Agency: NSF | Branch: Standard Grant | Program: | Phase: Accelerating Innovation Rsrch | Award Amount: 200.00K | Year: 2017

This Accelerating Innovation Research Technology Translation project focuses on translating a novel biosensor technology into a proof-of-concept for an early stage prototype for direct screening of vegetative crop diseases. The innovation addresses an important and unmet need in the agricultural industry, as there is no early crop disease detection tool presently available in the market. The technology focuses on the development of an enzyme based electro-chemical biosensor for highly selective, ultra-low level detection of volatile markers released by plants during pathogen infections. Currently used methods for disease detection in agricultural crops are time consuming, destructive, demand skilled analysts, and do not offer real time monitoring or on-field deployment possibilities. A rapid, real-time, non-destructive, ex-situ method for early detection of infections will help crop producers to locate and contain the infection, prevent the spread of disease, spray chemicals selectively and timely and hence avoid colossal crop damage. The proposed technology could fundamentally transform the approach towards disease management and precision agriculture.

This project addresses the following technology gap(s) as it translates from fundamental discovery to a proof-of-concept an early stage prototype: (1) Development of paper based sensor strips using ink-jet printing with multilayered biosensor platform. (2) Testing and evaluating paper based sensor strips using real volatile organic compounds released by diseased plants. In addition, the project will provide entrepreneurship and technology transition training to a post-doctoral research assistant.

Vercauteren F.,Foundation University
IEEE Transactions on Information Theory | Year: 2010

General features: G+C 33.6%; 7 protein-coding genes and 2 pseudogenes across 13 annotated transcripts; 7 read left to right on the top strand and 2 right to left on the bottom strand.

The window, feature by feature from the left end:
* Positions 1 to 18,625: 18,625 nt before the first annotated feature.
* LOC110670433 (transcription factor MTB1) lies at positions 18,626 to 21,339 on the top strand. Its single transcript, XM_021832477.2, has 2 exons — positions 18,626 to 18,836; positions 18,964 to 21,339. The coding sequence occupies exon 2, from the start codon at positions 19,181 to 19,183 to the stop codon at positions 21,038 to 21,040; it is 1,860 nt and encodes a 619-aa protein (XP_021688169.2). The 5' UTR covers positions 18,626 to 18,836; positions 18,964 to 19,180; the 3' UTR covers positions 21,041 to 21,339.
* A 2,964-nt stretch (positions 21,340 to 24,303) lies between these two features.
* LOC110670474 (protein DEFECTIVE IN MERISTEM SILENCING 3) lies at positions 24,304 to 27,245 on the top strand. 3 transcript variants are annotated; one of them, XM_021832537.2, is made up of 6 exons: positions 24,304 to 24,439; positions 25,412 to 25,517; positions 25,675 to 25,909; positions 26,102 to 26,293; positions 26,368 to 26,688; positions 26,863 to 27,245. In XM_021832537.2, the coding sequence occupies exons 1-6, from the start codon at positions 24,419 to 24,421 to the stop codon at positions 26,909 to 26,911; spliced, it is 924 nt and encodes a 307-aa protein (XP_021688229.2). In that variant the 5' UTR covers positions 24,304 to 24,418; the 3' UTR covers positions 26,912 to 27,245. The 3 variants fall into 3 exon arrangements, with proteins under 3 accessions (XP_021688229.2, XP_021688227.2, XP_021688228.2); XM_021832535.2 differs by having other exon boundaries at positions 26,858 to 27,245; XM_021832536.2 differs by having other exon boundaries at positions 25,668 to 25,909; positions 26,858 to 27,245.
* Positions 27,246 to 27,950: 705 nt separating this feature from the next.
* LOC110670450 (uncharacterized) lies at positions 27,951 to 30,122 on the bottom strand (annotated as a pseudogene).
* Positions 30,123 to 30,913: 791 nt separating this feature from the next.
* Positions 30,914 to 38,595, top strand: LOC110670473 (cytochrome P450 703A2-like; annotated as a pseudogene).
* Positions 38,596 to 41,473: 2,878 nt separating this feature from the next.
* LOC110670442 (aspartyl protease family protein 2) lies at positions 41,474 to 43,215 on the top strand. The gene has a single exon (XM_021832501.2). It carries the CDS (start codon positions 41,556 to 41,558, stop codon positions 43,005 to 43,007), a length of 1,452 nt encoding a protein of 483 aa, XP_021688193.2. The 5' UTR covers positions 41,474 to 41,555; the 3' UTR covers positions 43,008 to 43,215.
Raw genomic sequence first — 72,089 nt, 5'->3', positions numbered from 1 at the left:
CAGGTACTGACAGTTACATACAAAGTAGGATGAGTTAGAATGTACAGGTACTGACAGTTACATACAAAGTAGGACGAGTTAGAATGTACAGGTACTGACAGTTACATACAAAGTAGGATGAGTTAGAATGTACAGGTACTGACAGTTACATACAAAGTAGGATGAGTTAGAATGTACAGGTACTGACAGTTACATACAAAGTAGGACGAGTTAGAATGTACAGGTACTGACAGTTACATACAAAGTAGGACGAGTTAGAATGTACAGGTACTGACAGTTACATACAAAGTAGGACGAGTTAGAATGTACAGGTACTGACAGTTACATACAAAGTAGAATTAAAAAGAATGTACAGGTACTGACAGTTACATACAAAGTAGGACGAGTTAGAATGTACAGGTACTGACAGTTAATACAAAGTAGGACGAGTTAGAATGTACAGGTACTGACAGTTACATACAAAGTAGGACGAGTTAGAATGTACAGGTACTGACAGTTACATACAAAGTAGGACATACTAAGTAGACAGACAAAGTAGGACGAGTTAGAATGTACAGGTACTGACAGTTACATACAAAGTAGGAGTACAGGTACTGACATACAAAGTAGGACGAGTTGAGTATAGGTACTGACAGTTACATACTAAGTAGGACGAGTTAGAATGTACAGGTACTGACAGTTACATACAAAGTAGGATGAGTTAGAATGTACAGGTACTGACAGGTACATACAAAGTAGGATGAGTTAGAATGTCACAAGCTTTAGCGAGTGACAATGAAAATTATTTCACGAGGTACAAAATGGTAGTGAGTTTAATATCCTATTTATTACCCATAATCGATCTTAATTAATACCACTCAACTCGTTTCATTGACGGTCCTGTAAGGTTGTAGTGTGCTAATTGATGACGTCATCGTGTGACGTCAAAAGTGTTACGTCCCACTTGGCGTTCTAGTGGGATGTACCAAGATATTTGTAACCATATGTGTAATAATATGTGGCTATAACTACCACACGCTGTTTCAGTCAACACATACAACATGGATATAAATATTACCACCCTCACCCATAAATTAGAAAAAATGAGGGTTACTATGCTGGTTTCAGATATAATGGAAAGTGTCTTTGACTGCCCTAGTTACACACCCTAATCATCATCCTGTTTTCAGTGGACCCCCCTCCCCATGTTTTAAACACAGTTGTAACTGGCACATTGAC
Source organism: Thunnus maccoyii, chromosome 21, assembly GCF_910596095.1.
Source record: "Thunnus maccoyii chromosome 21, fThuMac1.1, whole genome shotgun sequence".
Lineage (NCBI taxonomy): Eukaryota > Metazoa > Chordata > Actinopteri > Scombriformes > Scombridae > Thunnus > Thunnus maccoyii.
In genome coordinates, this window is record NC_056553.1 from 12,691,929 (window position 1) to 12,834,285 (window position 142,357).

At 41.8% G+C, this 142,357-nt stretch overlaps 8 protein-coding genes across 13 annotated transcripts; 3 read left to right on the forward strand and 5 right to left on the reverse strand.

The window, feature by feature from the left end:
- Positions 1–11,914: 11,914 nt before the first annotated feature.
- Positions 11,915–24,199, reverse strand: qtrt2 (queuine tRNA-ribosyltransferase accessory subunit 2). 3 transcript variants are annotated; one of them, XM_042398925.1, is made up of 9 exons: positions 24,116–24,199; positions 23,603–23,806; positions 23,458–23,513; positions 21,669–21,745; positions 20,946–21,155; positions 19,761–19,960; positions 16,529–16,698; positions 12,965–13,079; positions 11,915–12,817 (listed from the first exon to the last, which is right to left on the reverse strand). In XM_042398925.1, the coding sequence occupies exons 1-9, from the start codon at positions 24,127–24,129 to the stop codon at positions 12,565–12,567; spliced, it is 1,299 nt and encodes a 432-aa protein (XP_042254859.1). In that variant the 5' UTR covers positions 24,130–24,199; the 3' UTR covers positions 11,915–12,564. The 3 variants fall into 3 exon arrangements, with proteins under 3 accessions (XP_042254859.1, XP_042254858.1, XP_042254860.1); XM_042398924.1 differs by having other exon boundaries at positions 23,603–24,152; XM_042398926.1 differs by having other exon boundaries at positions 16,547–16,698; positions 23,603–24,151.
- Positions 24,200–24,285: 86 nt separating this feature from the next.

In this paper, we introduce the concept of an optimal pairing, which by definition can be computed using only log2 r/φ (k) basic Miller iterations, with r the order of the groups involved and k the embedding degree. We describe an algorithm to construct optimal ate pairings on all parametrized families of pairing friendly elliptic curves. Finally, we conjecture that any nondegenerate pairing on an elliptic curve without efficiently computable endomorphisms different from powers of Frobenius requires at least log 2 r/φ(k) basic Miller iterations. © 2009 IEEE.

Agency: European Commission | Branch: H2020 | Program: RIA | Phase: FCT-16-2015 | Award Amount: 4.46M | Year: 2016

PROTON aims at improving existing knowledge on the processes of recruitment to organised crime and terrorist networks (OCTN) through an innovative integration between social and computational sciences. Moving beyond the state of the art, this integration will support evidence-based policies at the international, national and local level. To achieve its aim, PROTON will complete three specific objectives: 1. Investigate the social, psychological and economic factors leading to OCTN (WP1 and 2), including their connection with cybercrime and the cyberspace (WP3). The factors will be transformed into input (WP4) for PROTONs final outputs, PROTON-S and PROTON Wizard (WP5), designed for helping policy makers to act more effectively against OCTN. 2. Develop PROTON-S, agent-based modelling (ABM) simulations of the effects of different societal and environmental changes on OCTN. PROTON-S will generate virtual societies in a computer laboratory, enabling to test the impact of different scenarios on the evolution of, and particularly individuals recruitment to, OCTN. 3. Develop PROTON Wizard, a user-friendly software tool embedding the results of the ABM simulations. PROTONs impact will improve the quality of prevention policies on OCTN, providing at the same time significant innovations in the social, technological and computational sciences. PROTON-S, based on simulations, will bear no ethical and societal risks, and will create a breakthrough in the understanding of OCTN, enabling better policies and stimulating further innovation. PROTON Wizard will provide the first support tool for policy makers at the international, national and local level, giving easy access to the most advanced scientific research. The participation of different policy makers and potential end-users throughout the whole project will make sure that the final results specifically meet their needs and expectations.